Nestled on the waterfront of Savannah’s historic River Street, Plant Riverside District is a sprawling fusion of luxury and lights. From walls composed of sparkling geodes to hotel rooms laced in European elegance, it is safe to say there is something for everyone here—almost too much for a single day trip.
The music strumming from bars, the slew of visitors, the glass storefronts that look like terrariums filled with delightful wares—it’s overwhelming at first, especially if you had grown accustomed to what was once the sleepier end of River Street.
“What is this place?” a man asks in wonder as he stands beneath the colossal, 137-foot, chrome-dipped dinosaur skeleton that hangs from the ceiling of the JW Marriott lobby.
Plant Riverside is many things, but conventional is not one of them. It houses a collection of shops and galleries, an intimate outdoor performance venue, and more than a dozen restaurants, including three rooftop bars with stunning views of Savannah and South Carolina. Then there’s the hotel itself, so imperceptibly woven into the fabric of the district’s sights, that it takes you by surprise when you suddenly discover you’re standing in the lobby.
Like the hotel lobby, it feels as if the district’s many amenities are without borders—you find yourself entering, exploring and exiting spaces without even realizing it. Around each turn are visual delights like suspended models of an ancient species of bird with expansive wings and the entryway to the base of one of two iconic smokestacks around which Plant Riverside District was built, revealing the sky hundreds of feet above.
The overall design is a study in opposites—where high-tech and old-world, sleek and textured, old and new seamlessly blend together. In this way, Plant Riverside is a successful renovation, bringing modern experiences to the Hostess City while remaining respectful of its rich history.
The history of Plant Riverside really begins with the two towering smokestacks that crown the former power plant, climbing high into the firmament. At the turn of the century, the site housed the Savannah Power Company Riverside Station, which helped to power the city’s infrastructure during the transition from gas to electric. With WWII raging in Europe, the Port of Savannah was converted into a predominantly military cargo port. When the war ended, the riverfront became dilapidated and undesirable and fell into decay for the next several decades.
The power plant, however, endured. Smoke poured heartily from the stacks until the plant closed in the late ’80s. It remained vacant for decades in spite of the fact that tourism along the opposite end of River Street had been flowing steadily for almost 50 years.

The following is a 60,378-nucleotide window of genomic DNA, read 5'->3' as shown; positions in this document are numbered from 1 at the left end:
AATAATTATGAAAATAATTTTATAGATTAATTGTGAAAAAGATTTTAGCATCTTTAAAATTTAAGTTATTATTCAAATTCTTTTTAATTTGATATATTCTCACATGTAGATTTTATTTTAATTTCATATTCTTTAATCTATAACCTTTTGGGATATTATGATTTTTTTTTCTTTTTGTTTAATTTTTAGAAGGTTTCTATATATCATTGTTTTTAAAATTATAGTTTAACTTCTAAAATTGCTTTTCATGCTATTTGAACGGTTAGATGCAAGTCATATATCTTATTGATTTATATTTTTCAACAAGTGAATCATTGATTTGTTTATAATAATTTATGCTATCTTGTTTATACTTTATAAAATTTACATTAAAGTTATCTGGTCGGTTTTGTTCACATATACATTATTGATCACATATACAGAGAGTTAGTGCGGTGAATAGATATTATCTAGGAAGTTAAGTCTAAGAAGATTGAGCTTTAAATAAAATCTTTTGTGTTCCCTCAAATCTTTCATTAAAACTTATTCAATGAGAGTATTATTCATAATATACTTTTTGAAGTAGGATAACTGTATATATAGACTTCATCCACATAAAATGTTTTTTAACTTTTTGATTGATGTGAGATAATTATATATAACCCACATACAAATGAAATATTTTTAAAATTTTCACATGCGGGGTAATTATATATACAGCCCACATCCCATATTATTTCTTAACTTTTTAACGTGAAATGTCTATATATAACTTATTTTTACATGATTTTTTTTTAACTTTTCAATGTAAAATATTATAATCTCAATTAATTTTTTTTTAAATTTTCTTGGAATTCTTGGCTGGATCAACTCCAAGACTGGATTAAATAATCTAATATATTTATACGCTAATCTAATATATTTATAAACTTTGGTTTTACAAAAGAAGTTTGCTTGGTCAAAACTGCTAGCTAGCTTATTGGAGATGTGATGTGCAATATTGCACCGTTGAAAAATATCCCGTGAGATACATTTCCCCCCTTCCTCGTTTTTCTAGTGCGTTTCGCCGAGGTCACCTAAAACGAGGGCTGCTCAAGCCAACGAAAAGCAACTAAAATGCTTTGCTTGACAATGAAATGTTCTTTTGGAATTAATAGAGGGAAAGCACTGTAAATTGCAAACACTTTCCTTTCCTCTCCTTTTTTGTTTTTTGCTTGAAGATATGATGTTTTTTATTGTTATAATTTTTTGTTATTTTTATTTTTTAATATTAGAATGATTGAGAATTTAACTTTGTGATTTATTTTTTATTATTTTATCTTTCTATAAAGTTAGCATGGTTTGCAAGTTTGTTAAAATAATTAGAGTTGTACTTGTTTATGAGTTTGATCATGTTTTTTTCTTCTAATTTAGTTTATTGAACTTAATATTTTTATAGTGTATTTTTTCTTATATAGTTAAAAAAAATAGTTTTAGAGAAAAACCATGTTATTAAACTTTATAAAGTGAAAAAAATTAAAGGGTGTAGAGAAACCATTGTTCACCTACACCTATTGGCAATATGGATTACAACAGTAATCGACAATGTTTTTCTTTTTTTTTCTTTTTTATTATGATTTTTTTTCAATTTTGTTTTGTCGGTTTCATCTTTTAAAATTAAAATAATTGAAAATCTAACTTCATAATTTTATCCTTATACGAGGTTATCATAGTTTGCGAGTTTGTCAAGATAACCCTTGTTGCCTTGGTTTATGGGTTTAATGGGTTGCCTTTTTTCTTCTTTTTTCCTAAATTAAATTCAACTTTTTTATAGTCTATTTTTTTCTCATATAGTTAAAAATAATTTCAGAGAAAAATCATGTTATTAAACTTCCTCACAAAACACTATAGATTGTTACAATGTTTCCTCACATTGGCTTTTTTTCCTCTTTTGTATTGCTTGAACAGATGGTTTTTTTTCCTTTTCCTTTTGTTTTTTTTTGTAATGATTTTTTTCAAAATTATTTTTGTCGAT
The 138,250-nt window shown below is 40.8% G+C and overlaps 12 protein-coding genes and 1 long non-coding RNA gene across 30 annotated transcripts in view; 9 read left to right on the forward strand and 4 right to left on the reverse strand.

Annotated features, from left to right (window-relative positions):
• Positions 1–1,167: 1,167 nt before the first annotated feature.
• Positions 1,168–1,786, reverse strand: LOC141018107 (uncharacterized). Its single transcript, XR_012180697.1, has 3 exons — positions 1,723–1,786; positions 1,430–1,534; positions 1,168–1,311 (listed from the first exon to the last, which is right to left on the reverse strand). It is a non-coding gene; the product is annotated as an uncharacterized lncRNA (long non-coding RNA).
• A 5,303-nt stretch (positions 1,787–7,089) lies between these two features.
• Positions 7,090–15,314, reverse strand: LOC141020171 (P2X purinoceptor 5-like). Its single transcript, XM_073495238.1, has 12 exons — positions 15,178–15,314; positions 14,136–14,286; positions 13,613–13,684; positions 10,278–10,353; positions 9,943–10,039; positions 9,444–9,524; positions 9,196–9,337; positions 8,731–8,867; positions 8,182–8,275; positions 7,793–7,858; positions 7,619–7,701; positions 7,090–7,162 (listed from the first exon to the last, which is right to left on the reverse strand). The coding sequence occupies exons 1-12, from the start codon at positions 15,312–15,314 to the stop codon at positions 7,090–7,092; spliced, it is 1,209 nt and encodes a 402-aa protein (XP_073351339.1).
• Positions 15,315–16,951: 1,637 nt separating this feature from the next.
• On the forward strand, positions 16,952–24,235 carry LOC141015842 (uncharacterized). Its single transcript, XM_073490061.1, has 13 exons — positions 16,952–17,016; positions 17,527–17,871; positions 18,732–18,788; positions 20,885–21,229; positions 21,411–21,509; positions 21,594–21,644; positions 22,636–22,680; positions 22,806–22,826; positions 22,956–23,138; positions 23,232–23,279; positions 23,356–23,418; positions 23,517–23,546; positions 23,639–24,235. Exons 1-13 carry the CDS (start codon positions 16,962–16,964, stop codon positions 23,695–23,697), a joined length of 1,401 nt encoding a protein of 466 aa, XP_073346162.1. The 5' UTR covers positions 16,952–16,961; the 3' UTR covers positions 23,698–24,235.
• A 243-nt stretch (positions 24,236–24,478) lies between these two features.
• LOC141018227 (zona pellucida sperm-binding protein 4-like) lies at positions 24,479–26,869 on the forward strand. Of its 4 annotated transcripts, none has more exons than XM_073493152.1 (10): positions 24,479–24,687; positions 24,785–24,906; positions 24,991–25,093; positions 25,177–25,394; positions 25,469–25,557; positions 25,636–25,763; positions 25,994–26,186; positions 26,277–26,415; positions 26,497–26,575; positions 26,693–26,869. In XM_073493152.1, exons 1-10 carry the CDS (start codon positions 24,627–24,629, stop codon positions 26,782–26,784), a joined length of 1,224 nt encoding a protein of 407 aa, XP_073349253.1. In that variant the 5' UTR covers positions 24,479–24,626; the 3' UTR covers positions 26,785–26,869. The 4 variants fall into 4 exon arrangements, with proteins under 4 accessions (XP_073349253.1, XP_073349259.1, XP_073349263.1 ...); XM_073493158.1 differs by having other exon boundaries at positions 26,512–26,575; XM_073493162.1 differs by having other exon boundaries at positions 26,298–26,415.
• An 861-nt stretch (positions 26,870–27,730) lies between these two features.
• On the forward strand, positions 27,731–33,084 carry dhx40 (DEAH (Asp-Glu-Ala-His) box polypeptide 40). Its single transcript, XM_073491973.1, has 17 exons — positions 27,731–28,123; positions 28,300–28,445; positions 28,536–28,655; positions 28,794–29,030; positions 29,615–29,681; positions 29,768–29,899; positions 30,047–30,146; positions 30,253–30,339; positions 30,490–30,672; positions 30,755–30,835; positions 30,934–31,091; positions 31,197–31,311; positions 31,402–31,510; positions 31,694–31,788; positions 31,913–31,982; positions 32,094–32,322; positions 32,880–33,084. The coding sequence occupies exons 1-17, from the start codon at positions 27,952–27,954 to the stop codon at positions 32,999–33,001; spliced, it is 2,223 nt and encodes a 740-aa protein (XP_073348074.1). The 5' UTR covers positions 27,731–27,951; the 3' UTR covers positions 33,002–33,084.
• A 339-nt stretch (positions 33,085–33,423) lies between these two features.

“The Savannah Power Company Riverside Station was the largest and most prominent industrial building near downtown, making it a desirable adaptive reuse project,” says Robin Williams, chair of architectural history at Savannah College of Art and Design. He explains that due to its location at the west end of the waterfront, it made perfect sense to place a hotel where the vast majority of visitors would come to explore Savannah’s distant past.
Richard Kessler, a Savannah native and renowned hotel developer, happened to be the man with the ingenuity and the means of acquiring such a rare piece of real estate. Hidden away within the rusty rafters of the high-vaulted skylights and the charmingly crooked alleyway underpasses, Kessler saw the glint of a gold mine. He and his team of designers, including architect Christian Sottile, an international, award-winning urban designer and dean of SCAD School of Building Arts, set out to imbue every brick with energy.
Each moment spent roaming among the boutiques and exotic restaurants brings a range of fresh, exciting and dazzling sensations back to River Street. This experience is only enhanced when you notice it’s framed by a building that has watched Savannah grow for more than a century.
“The goal of preservation is to preserve historic architectural fabric,” Williams explains. “Unlike other forms of cultural expression, architecture must answer to practical realities of being useful.” With renewed purpose—to attract tourists and locals alike with enchanting one-of-a-kind experiences—the once-forgotten Power Plant has remained true to its roots by bringing new energy to Savannah’s waterfront.